Government operating under a revenue cloud

In making a newly urgent case for restraining federal spending, the White House's top budget official is warning that this year's dramatic drop in government revenue has one ominous distinction.

It was already clear that the costs of the war on terrorism and sharp increases in other spending were going to drive up the budget deficit this year, but this has been accompanied by an unexpectedly sharp drop in tax receipts. Although revenue almost always drops during a recession-as it did during the recession of 2001-Office of Management and Budget Director Mitch Daniels said that 2002 is apparently the first time that revenue has dropped for an extended period while the economy was growing.

Daniels, who has made this observation to reporters, said it showed how uncertain the government's finances were in the near future and thus why it was imperative to control spending. In lining up votes for his $1.3 trillion tax cut last year, President Bush promised to support some expensive increases in domestic spending, such as the $80 billion rise in farm spending he signed in May. More recently, with defense costs mounting, the administration is threatening to veto spending bills unless they are trimmed down.

A good deal of the budget problem, though, comes from the plunge in revenue, which the government can do little to affect. The fact that tax receipts have continued to fall during the current recovery suggests that the months ahead may hold more unpleasant surprises.

In a sense, the picture is much worse than Daniels admits, because he doesn't mention that this year's revenue drop is larger, in percentage terms, than any on record-including those that occurred during recessions and growth periods.

According to the latest Congressional Budget Office figures, revenue fell from $1.83 trillion last October to $1.66 trillion in August 2002, or about 9.3 percent during that 11-month period. Compare that to the 1981-1982 recession-probably the worst since the Great Depression-when revenue fell only 1.4 percent.

Until now, the biggest revenue losses were associated with the recessions of 1953 and 1974, but in both downturns, revenues declined by less than 9 percent. Once tax receipts are tallied for September, the final month of the 2002 fiscal year, the loss will be far and away the biggest ever.

The popular explanation for this drop-and for the fact that it is still occurring despite the economic expansion-is that it comes from the popping of the stock market bubble, and in particular from the loss of capital gains tax revenue. As distinct from income, profits from stocks sold after more than a year carry a federal tax of 20 percent, and revenue from this source exploded during the bull market of the 1990s. It is only natural, according to this argument, that revenue artificially inflated by capital gains would revert to normal after the mayhem on Wall Street.

But capital gains turn out to be a small part of the story. Before the 1990s, capital gains accounted for about 2 percent to 3 percent of tax collections; they peaked at 6 percent in the late 1990s. Even though these receipts have probably fallen by 40 percent to 50 percent, capital gains end up being only a small part of the 10 percent drop in revenue expected this year.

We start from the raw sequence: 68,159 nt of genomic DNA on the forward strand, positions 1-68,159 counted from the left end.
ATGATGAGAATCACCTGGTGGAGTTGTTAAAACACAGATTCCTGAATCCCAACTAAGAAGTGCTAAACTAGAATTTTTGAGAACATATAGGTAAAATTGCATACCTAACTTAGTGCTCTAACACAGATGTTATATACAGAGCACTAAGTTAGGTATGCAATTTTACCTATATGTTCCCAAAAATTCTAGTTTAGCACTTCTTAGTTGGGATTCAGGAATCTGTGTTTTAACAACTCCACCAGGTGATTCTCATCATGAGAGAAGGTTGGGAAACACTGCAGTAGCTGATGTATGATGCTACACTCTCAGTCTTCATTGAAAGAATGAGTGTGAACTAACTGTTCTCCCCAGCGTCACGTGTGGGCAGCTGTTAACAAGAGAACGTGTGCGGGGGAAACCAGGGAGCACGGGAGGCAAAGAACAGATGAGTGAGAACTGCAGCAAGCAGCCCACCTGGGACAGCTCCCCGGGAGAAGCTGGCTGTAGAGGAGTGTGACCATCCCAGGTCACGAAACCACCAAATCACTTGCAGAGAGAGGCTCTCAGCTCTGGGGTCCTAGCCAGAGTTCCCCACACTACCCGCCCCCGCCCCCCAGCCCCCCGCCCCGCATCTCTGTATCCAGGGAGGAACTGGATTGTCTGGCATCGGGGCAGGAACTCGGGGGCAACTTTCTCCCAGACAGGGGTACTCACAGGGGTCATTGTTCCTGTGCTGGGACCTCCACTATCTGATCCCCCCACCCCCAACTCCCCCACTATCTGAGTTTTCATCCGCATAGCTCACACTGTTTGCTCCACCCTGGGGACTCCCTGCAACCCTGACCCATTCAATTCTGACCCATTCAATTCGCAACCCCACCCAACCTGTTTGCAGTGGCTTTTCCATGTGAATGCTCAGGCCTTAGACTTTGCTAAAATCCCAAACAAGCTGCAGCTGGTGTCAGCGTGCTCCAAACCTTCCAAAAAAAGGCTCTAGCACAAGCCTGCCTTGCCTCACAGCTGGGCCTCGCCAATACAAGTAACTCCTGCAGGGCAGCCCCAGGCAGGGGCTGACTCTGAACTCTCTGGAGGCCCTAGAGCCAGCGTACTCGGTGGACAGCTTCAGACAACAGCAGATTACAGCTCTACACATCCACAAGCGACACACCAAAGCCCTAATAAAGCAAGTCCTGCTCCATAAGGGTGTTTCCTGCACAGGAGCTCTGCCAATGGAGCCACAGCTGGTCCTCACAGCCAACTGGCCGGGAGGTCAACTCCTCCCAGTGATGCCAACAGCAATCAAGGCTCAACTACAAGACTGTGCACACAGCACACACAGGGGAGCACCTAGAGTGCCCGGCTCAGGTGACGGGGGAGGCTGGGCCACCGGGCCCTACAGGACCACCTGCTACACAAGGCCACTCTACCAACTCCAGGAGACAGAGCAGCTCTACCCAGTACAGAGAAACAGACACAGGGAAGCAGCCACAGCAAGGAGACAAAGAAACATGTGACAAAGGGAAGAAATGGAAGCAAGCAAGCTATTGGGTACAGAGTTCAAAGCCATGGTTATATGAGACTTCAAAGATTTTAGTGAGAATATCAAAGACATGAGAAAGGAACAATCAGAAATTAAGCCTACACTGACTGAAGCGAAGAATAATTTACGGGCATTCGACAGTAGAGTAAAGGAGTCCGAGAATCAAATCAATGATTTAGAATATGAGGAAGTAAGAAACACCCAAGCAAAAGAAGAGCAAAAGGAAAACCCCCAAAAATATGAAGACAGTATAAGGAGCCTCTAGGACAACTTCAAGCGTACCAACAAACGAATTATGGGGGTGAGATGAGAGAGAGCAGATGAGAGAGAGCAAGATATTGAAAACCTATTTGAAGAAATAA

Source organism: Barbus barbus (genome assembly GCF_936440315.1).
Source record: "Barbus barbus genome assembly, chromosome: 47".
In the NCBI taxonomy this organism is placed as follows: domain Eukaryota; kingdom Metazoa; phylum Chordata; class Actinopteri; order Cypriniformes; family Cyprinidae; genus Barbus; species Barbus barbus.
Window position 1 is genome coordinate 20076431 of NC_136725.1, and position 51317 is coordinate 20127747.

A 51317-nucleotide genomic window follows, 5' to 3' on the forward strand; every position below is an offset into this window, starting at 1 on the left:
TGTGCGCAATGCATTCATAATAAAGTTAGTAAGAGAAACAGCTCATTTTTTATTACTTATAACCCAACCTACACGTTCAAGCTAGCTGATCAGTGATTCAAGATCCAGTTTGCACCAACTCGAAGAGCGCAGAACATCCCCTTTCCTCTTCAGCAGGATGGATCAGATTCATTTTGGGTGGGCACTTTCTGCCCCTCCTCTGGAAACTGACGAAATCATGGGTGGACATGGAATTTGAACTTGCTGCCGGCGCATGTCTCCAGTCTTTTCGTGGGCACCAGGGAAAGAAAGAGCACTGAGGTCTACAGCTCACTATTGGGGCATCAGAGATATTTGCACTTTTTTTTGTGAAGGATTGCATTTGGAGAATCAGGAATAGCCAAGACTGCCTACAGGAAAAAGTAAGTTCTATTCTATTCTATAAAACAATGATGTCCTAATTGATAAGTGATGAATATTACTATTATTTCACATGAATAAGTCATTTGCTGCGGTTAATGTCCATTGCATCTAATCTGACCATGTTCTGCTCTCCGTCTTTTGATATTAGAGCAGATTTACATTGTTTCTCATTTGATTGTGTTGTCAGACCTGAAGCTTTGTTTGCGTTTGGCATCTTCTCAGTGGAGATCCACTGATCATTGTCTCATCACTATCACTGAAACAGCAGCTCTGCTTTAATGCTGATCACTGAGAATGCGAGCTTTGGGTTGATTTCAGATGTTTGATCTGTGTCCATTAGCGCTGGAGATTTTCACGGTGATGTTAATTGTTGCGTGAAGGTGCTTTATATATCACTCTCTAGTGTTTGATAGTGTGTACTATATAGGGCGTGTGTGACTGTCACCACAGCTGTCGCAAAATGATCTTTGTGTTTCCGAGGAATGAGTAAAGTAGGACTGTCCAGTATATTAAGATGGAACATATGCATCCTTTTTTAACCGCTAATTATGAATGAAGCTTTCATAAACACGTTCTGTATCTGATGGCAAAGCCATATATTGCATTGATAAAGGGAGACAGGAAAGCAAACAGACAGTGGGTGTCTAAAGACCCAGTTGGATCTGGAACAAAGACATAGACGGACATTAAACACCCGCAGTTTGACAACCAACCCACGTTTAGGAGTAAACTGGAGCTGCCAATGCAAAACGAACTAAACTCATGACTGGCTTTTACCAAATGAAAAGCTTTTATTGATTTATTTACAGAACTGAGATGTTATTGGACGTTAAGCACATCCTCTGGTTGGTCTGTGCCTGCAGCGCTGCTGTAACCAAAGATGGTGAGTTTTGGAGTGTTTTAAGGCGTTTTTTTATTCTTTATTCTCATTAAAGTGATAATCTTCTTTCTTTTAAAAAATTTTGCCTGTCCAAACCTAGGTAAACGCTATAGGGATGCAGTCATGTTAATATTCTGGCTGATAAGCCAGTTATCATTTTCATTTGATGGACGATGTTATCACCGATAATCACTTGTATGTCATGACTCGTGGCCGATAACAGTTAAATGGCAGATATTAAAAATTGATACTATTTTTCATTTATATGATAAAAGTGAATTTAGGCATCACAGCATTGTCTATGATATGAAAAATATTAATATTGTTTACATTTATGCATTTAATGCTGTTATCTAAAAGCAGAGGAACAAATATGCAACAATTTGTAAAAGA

In an analysis of why its own forecasts were off, CBO estimates that about half the decline in revenue in fiscal 2002 came from slower growth: The economy, following the recession that ended this time last year, grew at an annual rate of only 2.9 percent for the nine months that ended in June.

Incidentally, little of the revenue loss in 2002 can be blamed on Bush's tax cut. Only $31 billion of the $172 billion drop comes from the first installment of the cut. The administration heavily loaded the costs and benefits of the tax cut into the latter part of the decade, in part to improve the short-term budget outlook. The White House even monkeyed with other tax rules to help reduce the immediate impact of the cut-$23 billion of corporate tax revenue from the previous fiscal year was shifted over to 2002, and without it the true cost of the tax cut ($54 billion) would have registered.

A clue to what is happening with revenue shows up in the latest revision by CBO. Since March, almost all of the unexpected loss in revenue has come from "technical changes," which don't include capital gains tax revisions or simple losses from a slower economy. The $104 billion in technical revisions since March has to do with changes in who is paying taxes on what. For example, because higher-income households pay taxes at higher rates, income losses for the rich hit revenues much harder than do losses for the poor, who pay far less to Uncle Sam.

This has important implications for the months ahead, because many economists feel that economic growth will be more evenly distributed than it was in the 1990s, when higher-income earners reaped a large proportion of the gains. With the stock market in the doldrums, more gains will go to lower- and middle-income earners, who pay taxes at lower rates. A narrowing of income inequality, which widened so dramatically in the 1990s, spells more bad news for federal revenues, which might not bounce back as quickly as they have before.

Even if Mitch Daniels succeeds in restraining spending, the revenue cloud over federal finances will probably remain.